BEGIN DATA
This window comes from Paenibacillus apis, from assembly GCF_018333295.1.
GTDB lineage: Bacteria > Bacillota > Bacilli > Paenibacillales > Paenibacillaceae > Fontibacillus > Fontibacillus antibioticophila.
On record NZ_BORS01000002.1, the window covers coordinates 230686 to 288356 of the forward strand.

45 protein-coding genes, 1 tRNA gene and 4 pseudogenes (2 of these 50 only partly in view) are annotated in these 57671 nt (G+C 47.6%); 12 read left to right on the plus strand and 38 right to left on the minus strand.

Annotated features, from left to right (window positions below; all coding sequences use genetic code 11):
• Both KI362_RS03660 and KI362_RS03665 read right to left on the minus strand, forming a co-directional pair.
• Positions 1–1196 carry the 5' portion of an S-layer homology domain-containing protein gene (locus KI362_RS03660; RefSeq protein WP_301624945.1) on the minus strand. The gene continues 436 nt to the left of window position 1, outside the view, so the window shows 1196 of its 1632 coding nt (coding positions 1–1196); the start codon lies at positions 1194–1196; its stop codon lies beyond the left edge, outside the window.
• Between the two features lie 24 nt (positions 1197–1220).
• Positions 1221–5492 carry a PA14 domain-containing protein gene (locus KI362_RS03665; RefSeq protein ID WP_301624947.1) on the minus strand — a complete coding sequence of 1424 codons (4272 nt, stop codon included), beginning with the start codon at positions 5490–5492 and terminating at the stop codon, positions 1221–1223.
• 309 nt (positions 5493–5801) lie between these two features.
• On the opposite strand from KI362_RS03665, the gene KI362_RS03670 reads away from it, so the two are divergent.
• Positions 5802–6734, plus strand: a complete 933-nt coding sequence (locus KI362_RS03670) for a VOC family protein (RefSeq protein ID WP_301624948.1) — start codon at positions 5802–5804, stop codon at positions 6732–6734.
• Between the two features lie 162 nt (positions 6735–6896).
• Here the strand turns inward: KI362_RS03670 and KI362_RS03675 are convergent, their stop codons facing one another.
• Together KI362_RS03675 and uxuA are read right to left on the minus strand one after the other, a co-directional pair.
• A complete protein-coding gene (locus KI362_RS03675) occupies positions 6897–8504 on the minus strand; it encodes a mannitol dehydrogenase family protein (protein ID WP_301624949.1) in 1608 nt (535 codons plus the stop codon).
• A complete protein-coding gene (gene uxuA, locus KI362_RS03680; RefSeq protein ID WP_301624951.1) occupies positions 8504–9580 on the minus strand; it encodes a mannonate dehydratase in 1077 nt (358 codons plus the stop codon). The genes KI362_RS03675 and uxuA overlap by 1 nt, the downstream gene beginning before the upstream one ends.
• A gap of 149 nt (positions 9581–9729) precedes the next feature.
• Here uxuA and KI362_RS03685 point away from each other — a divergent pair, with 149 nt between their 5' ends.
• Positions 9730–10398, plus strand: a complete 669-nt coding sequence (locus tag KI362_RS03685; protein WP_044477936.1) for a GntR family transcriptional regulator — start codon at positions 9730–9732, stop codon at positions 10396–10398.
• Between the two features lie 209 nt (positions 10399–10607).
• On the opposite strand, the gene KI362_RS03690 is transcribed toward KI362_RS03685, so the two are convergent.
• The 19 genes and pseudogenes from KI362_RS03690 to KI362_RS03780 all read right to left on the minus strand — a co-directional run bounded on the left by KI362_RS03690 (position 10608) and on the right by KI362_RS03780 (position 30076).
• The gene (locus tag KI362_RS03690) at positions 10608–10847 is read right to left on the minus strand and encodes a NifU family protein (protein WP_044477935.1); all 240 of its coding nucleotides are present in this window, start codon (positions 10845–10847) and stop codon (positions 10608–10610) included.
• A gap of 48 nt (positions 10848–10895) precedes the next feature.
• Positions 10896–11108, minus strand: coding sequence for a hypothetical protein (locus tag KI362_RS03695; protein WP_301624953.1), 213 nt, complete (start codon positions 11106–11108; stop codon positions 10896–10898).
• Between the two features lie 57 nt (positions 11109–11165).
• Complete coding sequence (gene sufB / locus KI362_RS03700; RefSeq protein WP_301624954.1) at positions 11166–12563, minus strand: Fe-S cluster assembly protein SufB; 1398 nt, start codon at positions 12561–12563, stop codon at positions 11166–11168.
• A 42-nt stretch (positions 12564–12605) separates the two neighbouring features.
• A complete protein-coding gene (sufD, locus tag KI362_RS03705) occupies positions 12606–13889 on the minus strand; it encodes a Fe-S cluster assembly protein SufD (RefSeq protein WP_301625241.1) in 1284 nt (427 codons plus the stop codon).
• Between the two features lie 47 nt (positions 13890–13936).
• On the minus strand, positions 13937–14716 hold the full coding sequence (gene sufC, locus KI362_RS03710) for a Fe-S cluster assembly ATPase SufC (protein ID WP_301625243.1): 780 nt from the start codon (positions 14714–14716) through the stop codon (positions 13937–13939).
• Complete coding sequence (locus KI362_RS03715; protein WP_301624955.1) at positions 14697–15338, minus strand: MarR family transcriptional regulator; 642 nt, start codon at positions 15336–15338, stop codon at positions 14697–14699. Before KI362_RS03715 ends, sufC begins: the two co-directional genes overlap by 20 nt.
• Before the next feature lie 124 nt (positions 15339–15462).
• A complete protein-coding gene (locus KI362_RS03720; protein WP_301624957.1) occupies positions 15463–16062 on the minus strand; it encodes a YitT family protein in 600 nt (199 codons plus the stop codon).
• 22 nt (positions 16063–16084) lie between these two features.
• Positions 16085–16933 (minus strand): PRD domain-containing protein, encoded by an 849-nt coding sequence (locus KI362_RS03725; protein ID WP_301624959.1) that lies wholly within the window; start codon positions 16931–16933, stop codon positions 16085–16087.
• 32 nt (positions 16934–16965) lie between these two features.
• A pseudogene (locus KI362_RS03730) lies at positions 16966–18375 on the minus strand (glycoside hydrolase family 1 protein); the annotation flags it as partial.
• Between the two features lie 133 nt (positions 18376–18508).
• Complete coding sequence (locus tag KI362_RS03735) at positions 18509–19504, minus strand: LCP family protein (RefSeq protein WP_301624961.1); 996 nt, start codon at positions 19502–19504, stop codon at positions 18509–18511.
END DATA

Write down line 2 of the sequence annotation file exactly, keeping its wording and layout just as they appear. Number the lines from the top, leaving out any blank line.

GTDB lineage: Bacteria > Bacillota > Bacilli > Paenibacillales > Paenibacillaceae > Fontibacillus > Fontibacillus antibioticophila.